Tuesday, March 15, 2011

My Trip to Woodlawn (Part Two)

Picking up where I left off last time, it is always interesting to see two very similar pieces hung close together.  Woodlawn always tries to group like items together.  (By the way, you can read much more about how Woodlawn is organized at this blog which Arlene found for us.)

The small parlor had two Native American Indian pieces -- one of a deerskin outfit with fringe, tassels and beads -- and the other of an Indian woman in front of a string art "dream catcher," also beaded.  I think both of these pieces were embellished cross stitch.  They looked great together!  The same room had a crewel chair lightly covered in the American style with birds.  I was told this was an original design.  Kudos to the stitcher/designer!  The chair was lovely.  Nearby was a set of sandpiper brick covers and a pillow in with a sandpiper design.  Sandpipers are ocean birds.  I had an immediate vision of these adorning someone's seaside cottage.

As always, Woodlawn had several traditional wool rugs.  One was an Elizabeth Bradley floral with 6 panels and the other a leopard patterned all-over design with a fancy red and yellow curved border.  (The border was curved, not the edge of the rug.)  The EB rug looked something like this, except it was made up of single floral squares with the names of the flowers written on the bottom.  This link shows a small version of a rug, not the full thing.  It certainly gives you the flavor of such a rug however!

As usual, Woodlawn sets aside the fancy parlor as a display area for Asian-themed designs.  These included kimonos, a nice Mindy Japanese quilt design, and dragons, including a very large Chinese dragon pillow.  There were two koi design pictures, hung together.  I personally liked a long fish pillow done all in metallics (the fish) with a plain regular thread (probably silk/wool) background of seaweed.  The fish sparkled in the sunlight, giving a wet but elegant look to the creature as he swam forever on his pillow.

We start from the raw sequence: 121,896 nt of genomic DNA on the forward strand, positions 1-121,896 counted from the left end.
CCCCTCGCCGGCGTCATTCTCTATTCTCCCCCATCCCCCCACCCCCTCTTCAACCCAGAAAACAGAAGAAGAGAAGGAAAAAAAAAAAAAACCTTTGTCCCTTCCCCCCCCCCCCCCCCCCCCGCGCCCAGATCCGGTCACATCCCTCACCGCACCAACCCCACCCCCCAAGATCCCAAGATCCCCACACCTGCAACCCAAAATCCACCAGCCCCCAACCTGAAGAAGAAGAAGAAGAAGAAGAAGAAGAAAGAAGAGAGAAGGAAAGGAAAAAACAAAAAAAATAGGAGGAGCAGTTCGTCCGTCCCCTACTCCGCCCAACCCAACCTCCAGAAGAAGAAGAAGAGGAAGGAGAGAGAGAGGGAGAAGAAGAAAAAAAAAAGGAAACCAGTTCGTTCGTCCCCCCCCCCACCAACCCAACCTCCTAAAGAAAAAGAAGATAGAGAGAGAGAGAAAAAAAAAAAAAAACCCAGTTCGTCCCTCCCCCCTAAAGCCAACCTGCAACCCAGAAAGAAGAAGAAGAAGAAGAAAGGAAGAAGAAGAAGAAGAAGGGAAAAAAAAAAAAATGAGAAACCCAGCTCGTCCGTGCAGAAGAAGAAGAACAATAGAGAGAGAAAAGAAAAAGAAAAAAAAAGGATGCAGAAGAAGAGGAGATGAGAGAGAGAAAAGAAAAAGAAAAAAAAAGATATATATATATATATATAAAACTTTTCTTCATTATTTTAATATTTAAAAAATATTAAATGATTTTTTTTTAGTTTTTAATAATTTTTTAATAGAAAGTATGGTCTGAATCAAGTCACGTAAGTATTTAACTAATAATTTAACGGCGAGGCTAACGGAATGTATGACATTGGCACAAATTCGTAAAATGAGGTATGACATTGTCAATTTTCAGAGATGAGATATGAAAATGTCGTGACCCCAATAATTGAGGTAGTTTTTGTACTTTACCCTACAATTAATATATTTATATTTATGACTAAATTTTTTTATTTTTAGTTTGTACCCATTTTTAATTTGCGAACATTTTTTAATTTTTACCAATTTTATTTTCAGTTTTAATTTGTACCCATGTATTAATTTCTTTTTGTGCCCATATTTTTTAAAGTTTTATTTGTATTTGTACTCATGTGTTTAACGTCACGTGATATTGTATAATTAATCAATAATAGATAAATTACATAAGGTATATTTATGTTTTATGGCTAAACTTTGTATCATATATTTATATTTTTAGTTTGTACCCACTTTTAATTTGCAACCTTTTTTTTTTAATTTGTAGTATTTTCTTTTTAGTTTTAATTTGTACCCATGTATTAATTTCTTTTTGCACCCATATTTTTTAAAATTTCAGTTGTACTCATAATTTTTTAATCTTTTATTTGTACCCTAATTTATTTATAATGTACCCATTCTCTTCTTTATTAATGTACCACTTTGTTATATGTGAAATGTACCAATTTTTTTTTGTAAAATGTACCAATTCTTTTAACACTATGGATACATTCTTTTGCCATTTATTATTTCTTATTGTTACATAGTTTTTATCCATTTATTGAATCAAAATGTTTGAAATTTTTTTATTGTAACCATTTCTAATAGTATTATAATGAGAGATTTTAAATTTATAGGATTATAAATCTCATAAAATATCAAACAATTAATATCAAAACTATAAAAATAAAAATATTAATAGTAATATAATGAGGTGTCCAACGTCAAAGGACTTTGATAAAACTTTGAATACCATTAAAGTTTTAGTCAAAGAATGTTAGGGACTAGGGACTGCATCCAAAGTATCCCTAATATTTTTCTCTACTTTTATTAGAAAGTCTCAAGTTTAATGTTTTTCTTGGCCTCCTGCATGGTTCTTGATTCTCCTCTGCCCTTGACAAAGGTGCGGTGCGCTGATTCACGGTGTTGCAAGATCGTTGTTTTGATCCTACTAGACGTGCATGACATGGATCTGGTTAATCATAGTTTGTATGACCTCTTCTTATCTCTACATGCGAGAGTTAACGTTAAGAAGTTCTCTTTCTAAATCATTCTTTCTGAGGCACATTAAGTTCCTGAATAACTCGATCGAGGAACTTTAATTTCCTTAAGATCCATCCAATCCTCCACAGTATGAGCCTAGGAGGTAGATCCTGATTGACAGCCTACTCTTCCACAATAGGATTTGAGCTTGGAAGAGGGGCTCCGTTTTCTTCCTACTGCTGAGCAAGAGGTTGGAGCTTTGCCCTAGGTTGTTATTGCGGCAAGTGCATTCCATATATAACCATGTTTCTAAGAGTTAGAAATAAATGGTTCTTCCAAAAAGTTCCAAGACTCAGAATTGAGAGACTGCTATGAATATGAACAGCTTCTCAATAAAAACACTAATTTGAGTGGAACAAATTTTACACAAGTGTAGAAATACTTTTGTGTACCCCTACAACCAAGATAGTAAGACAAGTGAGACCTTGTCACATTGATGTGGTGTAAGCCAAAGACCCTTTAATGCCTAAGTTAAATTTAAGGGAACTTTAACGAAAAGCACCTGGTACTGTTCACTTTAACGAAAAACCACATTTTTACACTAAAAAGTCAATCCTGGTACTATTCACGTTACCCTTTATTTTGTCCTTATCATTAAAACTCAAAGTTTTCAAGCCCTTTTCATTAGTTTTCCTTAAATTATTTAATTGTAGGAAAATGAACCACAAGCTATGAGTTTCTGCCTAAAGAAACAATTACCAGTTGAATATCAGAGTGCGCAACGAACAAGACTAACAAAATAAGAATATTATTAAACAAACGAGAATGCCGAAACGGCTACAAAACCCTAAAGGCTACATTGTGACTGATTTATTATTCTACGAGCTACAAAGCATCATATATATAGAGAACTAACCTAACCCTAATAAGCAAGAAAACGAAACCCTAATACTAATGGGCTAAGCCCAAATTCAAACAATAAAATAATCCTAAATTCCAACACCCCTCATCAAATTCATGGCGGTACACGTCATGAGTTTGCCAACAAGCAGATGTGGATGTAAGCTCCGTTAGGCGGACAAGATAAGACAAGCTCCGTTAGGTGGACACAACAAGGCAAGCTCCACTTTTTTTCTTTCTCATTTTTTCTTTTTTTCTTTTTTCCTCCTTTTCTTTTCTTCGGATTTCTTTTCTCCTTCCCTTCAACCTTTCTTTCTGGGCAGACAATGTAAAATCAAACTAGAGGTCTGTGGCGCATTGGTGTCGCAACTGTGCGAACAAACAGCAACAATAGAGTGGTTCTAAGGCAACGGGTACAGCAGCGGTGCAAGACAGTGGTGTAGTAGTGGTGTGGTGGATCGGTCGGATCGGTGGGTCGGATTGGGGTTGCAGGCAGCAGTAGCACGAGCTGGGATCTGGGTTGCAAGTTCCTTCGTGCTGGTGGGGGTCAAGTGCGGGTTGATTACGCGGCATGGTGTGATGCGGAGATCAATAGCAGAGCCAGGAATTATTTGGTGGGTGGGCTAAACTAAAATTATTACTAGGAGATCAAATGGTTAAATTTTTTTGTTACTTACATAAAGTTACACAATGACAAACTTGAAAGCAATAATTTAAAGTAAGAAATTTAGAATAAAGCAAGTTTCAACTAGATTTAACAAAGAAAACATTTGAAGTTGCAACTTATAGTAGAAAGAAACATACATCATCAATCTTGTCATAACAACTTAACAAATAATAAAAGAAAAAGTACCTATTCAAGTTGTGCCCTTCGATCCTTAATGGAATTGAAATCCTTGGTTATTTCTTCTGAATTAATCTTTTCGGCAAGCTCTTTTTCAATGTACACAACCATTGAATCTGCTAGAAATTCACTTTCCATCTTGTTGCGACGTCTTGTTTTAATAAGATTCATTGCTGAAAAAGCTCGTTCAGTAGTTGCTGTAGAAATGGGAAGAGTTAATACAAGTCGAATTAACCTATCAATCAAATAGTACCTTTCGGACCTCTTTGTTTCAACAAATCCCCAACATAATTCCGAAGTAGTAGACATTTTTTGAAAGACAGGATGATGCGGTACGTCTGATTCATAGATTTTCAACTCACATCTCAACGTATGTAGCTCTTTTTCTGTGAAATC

Because these are traditional designs, don't think only classic pieces were sent in this year!  I saw a very cute stitched license plate that read Needle Ptr, one of Leigh's Floozies (with a lovely green and gold chain link necklace), and a cross stitch framed piece of abstract brush strokes in bold colors.  There were also two stunning original abstracts by Kurdy Biggs.  Both of the Biggs designs were octagon shapes, but one was in pastels on black canvas and the other featured a very sophisticated palette of olive, rust, navy and blue-gray.  Both used complex Hilton stitches to great effect but I have to say I think I'd take the olive octagon home in a heartbeat!  It is tied for my I'd Take It Home If I Could Award this year.

Sadly I can't show you photos of much of the above but the Floozies series is widely shown online.  The one I saw was similar to this except for that gorgeous green and gold chain necklace which seemed to be made up of tiny flat sequins or charms.

Around the corner is the parlor one passes on the way to the Tea Room if you are having lunch.  There I adored the Alaska Angel piece from In Good Company,

but was unable to really study much of the stitching located there.  I did notice a coat of arms banner and several floral pieces I would have loved to study furtner.  The standout was Connie Jordan't ruby slipper pillow, which featured a stitched and stuffed shoe on top of the stitched pillow. It was glitzy and unusual and a great treat to see.

I'm running out of time again, so I'll continue this later....

Written by Jane/Chilly Hollow Blogging at http://chillyhollownp.blogspot.com and at http://chstitchguides.blogspot.com


Erica said...

So, how does one stitch with wood? (re-read your paragraph about the Asian pieces....) :-)

One day I'd love to go to Woodlawn and admire so much wonderful work in one place.... In the meantime, I really enjoy reading other folks' experiences.

The Chilly Hollow Needlepoint Adventure said...

Thanks, Erica! I typed this late last night....